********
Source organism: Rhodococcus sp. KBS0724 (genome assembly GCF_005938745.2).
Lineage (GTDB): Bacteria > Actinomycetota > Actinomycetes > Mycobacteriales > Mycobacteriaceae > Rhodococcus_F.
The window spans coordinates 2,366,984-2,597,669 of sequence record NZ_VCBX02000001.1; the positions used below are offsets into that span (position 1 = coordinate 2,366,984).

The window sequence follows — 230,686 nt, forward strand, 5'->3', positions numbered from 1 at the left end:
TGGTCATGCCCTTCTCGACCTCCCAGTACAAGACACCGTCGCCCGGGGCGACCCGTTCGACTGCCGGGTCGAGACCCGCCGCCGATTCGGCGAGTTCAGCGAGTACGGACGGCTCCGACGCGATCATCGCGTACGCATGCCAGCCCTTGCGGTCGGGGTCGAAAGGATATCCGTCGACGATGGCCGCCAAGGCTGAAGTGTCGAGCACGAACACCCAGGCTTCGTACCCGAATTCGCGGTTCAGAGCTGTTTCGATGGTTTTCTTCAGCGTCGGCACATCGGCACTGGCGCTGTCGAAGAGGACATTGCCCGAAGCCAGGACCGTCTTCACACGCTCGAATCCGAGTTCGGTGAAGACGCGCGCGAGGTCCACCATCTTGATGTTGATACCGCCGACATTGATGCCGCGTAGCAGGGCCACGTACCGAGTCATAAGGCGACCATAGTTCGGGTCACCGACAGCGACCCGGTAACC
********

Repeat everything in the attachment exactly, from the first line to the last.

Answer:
Source organism: Rhodococcus sp. KBS0724 (genome assembly GCF_005938745.2).
Lineage (GTDB): Bacteria > Actinomycetota > Actinomycetes > Mycobacteriales > Mycobacteriaceae > Rhodococcus_F.
The window spans coordinates 2,366,984-2,597,669 of sequence record NZ_VCBX02000001.1; the positions used below are offsets into that span (position 1 = coordinate 2,366,984).

The window sequence follows — 230,686 nt, forward strand, 5'->3', positions numbered from 1 at the left end:
TGGTCATGCCCTTCTCGACCTCCCAGTACAAGACACCGTCGCCCGGGGCGACCCGTTCGACTGCCGGGTCGAGACCCGCCGCCGATTCGGCGAGTTCAGCGAGTACGGACGGCTCCGACGCGATCATCGCGTACGCATGCCAGCCCTTGCGGTCGGGGTCGAAAGGATATCCGTCGACGATGGCCGCCAAGGCTGAAGTGTCGAGCACGAACACCCAGGCTTCGTACCCGAATTCGCGGTTCAGAGCTGTTTCGATGGTTTTCTTCAGCGTCGGCACATCGGCACTGGCGCTGTCGAAGAGGACATTGCCCGAAGCCAGGACCGTCTTCACACGCTCGAATCCGAGTTCGGTGAAGACGCGCGCGAGGTCCACCATCTTGATGTTGATACCGCCGACATTGATGCCGCGTAGCAGGGCCACGTACCGAGTCATAAGGCGACCATAGTTCGGGTCACCGACAGCGACCCGGTAACC